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In recent years, the likes of SpaceX and Virgin Galactic have challenged the capabilities of space exploration, and 2022 promised to be the greatest year yet. On the surface, radio and space might not sound like an obvious match. But as one national station has just proved, they can sometimes combine to achieve record breaking success.
Last Monday, Fun Kids Radio – a national children’s and pop digital radio station – broke a Guinness World Record when it beamed the first radio programme into deep space.
Deep space exploration is described as the branch of astronomy, astronautics and space technology that’s involved with exploring the distant regions of outer space.
The idea which was coined “Mission Transmission” was launched into the galaxy from the Royal Observatory, in Greenwich London.
Tim Peake – formerly a crew member on the International Space Station – attended the event, which was simultaneously broadcast live across the UK.
Prior to its launch, the radio station had been asking children to send in their submissions to be included within the programme.
Children were asked to answer the following questions in their own words:
- Who are you?
- Who or what do you love?
- What would you like to do when you’re older?
- Do you have any questions for aliens?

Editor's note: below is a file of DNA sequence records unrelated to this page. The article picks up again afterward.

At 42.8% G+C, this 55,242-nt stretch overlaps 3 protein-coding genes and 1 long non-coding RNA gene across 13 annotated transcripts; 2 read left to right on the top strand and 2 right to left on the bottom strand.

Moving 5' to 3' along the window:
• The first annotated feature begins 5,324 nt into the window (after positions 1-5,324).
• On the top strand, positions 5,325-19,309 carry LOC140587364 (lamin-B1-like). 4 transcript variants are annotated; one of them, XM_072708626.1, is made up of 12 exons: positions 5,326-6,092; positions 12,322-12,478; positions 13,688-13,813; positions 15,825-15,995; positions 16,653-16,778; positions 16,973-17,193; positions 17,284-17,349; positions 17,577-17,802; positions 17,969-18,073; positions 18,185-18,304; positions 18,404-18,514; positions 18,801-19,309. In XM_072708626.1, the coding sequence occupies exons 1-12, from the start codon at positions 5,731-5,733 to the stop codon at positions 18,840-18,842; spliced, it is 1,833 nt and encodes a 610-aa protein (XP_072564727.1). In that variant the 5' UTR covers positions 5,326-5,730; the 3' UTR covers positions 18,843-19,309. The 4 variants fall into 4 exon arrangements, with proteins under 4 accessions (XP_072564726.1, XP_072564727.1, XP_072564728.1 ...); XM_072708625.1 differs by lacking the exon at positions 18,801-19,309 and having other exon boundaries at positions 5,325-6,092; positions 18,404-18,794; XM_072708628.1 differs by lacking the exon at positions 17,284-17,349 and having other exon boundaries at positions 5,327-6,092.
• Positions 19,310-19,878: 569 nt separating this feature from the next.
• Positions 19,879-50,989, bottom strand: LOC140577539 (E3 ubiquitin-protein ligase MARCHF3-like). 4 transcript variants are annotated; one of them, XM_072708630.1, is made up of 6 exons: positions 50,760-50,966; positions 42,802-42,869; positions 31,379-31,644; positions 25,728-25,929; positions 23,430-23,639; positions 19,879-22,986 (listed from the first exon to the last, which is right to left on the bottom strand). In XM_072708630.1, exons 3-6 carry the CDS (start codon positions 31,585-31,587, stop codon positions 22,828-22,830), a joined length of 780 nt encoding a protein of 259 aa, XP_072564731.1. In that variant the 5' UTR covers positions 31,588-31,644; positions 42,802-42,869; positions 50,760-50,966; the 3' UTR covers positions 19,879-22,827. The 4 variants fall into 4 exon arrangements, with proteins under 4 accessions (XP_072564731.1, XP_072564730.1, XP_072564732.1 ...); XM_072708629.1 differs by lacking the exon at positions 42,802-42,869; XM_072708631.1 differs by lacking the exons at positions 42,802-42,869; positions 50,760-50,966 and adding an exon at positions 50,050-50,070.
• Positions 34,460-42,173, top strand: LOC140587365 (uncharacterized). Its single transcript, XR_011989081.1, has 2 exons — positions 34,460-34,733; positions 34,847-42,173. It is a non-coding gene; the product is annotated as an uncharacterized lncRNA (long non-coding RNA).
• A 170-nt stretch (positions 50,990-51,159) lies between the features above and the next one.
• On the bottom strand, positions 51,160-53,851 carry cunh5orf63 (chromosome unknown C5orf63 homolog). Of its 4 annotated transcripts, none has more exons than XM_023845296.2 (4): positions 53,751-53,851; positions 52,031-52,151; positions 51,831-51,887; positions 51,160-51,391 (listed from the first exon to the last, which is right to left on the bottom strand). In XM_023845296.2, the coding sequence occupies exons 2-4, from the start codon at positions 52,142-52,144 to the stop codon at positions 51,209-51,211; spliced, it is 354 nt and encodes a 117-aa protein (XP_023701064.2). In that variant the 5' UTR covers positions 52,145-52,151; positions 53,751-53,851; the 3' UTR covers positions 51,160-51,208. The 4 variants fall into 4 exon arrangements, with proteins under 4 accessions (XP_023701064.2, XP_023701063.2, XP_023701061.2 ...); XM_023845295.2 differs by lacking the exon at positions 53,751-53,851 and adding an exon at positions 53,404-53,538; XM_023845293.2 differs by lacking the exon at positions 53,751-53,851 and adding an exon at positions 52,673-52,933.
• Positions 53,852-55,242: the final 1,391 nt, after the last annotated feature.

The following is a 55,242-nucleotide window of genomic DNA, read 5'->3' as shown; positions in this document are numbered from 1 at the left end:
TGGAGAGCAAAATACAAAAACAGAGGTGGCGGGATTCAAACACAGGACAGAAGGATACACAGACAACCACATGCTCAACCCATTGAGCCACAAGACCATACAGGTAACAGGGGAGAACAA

In the end, “hundreds” from the 2,500 submissions were selected to be part of the 28-minute-long programme.
Extracts of interviews with experts talking about what life on Earth – and elsewhere in the universe – might be like were also included in the final recording.
Adam Stoner, a producer from the station, came up with the idea after being inspired by the advancement of space exploration in the past 12 months.
He told Express.co.uk: “We’re [Fun Kids Radio] so thrilled with how Mission Transmission went. It’s something we’re all very proud of.
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“So much work went into Mission Transmission and it’s nice to have a token to remember it by.”
The transmission was beamed to 10,000 of the Earth’s closest stars, and could theoretically travel forever once it left Earth.
How was the programme sent into space?
Experts from the Royal Observatory used – what’s known as – a ‘parabolic radio transmitter’ to send the programme on its way.
The broadcast was sent as a radio signal – a type of light wave – capable of travelling up to 299,792,458 metres per second – the speed of light.
Within 1.3 seconds, the audio passed the moon. The same journey was completed by the Apollo 11 spacecraft in 76 hours.
Meanwhile, it’s estimated that it will take 2.5 million years for the signal to exit the Milky Way and reach the next galaxy.
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